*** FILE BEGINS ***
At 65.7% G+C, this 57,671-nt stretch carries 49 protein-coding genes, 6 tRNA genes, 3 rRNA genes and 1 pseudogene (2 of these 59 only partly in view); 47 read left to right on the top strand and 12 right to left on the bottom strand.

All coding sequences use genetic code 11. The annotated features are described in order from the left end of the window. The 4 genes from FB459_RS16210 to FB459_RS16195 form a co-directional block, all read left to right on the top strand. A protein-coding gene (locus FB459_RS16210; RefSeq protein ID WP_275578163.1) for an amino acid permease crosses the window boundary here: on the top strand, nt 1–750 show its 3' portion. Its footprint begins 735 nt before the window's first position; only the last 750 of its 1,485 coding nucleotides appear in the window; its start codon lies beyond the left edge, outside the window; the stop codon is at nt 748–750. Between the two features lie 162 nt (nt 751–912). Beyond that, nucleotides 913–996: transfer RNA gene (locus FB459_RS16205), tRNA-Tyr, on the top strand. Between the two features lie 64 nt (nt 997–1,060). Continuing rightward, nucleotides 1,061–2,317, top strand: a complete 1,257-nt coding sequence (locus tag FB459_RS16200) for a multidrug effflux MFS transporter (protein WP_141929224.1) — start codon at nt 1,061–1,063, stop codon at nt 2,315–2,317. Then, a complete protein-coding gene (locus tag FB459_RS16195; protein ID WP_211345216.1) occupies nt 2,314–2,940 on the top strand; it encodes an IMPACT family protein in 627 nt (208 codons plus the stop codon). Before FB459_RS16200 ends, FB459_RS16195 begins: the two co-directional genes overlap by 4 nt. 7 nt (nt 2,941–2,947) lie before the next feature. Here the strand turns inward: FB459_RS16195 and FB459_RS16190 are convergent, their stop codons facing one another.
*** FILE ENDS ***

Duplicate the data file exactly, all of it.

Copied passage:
At 65.7% G+C, this 57,671-nt stretch carries 49 protein-coding genes, 6 tRNA genes, 3 rRNA genes and 1 pseudogene (2 of these 59 only partly in view); 47 read left to right on the top strand and 12 right to left on the bottom strand.

All coding sequences use genetic code 11. The annotated features are described in order from the left end of the window. The 4 genes from FB459_RS16210 to FB459_RS16195 form a co-directional block, all read left to right on the top strand. A protein-coding gene (locus FB459_RS16210; RefSeq protein ID WP_275578163.1) for an amino acid permease crosses the window boundary here: on the top strand, nt 1–750 show its 3' portion. Its footprint begins 735 nt before the window's first position; only the last 750 of its 1,485 coding nucleotides appear in the window; its start codon lies beyond the left edge, outside the window; the stop codon is at nt 748–750. Between the two features lie 162 nt (nt 751–912). Beyond that, nucleotides 913–996: transfer RNA gene (locus FB459_RS16205), tRNA-Tyr, on the top strand. Between the two features lie 64 nt (nt 997–1,060). Continuing rightward, nucleotides 1,061–2,317, top strand: a complete 1,257-nt coding sequence (locus tag FB459_RS16200) for a multidrug effflux MFS transporter (protein WP_141929224.1) — start codon at nt 1,061–1,063, stop codon at nt 2,315–2,317. Then, a complete protein-coding gene (locus tag FB459_RS16195; protein ID WP_211345216.1) occupies nt 2,314–2,940 on the top strand; it encodes an IMPACT family protein in 627 nt (208 codons plus the stop codon). Before FB459_RS16200 ends, FB459_RS16195 begins: the two co-directional genes overlap by 4 nt. 7 nt (nt 2,941–2,947) lie before the next feature. Here the strand turns inward: FB459_RS16195 and FB459_RS16190 are convergent, their stop codons facing one another.